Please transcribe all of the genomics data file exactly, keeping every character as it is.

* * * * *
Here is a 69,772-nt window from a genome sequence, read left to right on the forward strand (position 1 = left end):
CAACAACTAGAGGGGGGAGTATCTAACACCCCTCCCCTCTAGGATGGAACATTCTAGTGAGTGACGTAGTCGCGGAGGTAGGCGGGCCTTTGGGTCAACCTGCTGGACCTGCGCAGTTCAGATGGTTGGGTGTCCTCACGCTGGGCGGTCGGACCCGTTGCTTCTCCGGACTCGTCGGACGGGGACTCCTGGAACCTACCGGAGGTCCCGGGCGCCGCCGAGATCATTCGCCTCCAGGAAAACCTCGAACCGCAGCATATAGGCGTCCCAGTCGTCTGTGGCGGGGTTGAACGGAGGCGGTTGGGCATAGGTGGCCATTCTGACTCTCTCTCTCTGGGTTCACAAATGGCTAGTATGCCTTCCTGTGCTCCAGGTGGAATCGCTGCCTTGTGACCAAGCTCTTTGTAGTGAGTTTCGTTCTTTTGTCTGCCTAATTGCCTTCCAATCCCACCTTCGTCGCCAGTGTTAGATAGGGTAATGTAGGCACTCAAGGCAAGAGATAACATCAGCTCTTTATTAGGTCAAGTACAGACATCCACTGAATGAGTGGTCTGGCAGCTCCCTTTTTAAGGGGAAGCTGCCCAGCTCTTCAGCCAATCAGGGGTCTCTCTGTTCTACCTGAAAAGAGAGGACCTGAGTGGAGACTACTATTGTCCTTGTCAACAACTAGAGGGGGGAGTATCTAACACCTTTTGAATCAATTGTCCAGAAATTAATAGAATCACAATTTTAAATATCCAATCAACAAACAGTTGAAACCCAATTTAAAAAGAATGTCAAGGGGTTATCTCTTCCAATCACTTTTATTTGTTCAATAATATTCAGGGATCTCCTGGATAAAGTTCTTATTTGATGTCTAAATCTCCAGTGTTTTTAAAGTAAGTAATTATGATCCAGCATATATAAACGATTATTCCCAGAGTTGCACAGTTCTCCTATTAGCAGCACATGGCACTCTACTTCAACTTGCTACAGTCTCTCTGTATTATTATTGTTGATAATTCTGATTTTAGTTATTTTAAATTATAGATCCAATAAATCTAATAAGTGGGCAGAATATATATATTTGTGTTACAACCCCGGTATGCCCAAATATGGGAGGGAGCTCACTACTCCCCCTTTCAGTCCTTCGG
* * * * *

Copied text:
Here is a 69,772-nt window from a genome sequence, read left to right on the forward strand (position 1 = left end):
CAACAACTAGAGGGGGGAGTATCTAACACCCCTCCCCTCTAGGATGGAACATTCTAGTGAGTGACGTAGTCGCGGAGGTAGGCGGGCCTTTGGGTCAACCTGCTGGACCTGCGCAGTTCAGATGGTTGGGTGTCCTCACGCTGGGCGGTCGGACCCGTTGCTTCTCCGGACTCGTCGGACGGGGACTCCTGGAACCTACCGGAGGTCCCGGGCGCCGCCGAGATCATTCGCCTCCAGGAAAACCTCGAACCGCAGCATATAGGCGTCCCAGTCGTCTGTGGCGGGGTTGAACGGAGGCGGTTGGGCATAGGTGGCCATTCTGACTCTCTCTCTCTGGGTTCACAAATGGCTAGTATGCCTTCCTGTGCTCCAGGTGGAATCGCTGCCTTGTGACCAAGCTCTTTGTAGTGAGTTTCGTTCTTTTGTCTGCCTAATTGCCTTCCAATCCCACCTTCGTCGCCAGTGTTAGATAGGGTAATGTAGGCACTCAAGGCAAGAGATAACATCAGCTCTTTATTAGGTCAAGTACAGACATCCACTGAATGAGTGGTCTGGCAGCTCCCTTTTTAAGGGGAAGCTGCCCAGCTCTTCAGCCAATCAGGGGTCTCTCTGTTCTACCTGAAAAGAGAGGACCTGAGTGGAGACTACTATTGTCCTTGTCAACAACTAGAGGGGGGAGTATCTAACACCTTTTGAATCAATTGTCCAGAAATTAATAGAATCACAATTTTAAATATCCAATCAACAAACAGTTGAAACCCAATTTAAAAAGAATGTCAAGGGGTTATCTCTTCCAATCACTTTTATTTGTTCAATAATATTCAGGGATCTCCTGGATAAAGTTCTTATTTGATGTCTAAATCTCCAGTGTTTTTAAAGTAAGTAATTATGATCCAGCATATATAAACGATTATTCCCAGAGTTGCACAGTTCTCCTATTAGCAGCACATGGCACTCTACTTCAACTTGCTACAGTCTCTCTGTATTATTATTGTTGATAATTCTGATTTTAGTTATTTTAAATTATAGATCCAATAAATCTAATAAGTGGGCAGAATATATATATTTGTGTTACAACCCCGGTATGCCCAAATATGGGAGGGAGCTCACTACTCCCCCTTTCAGTCCTTCGG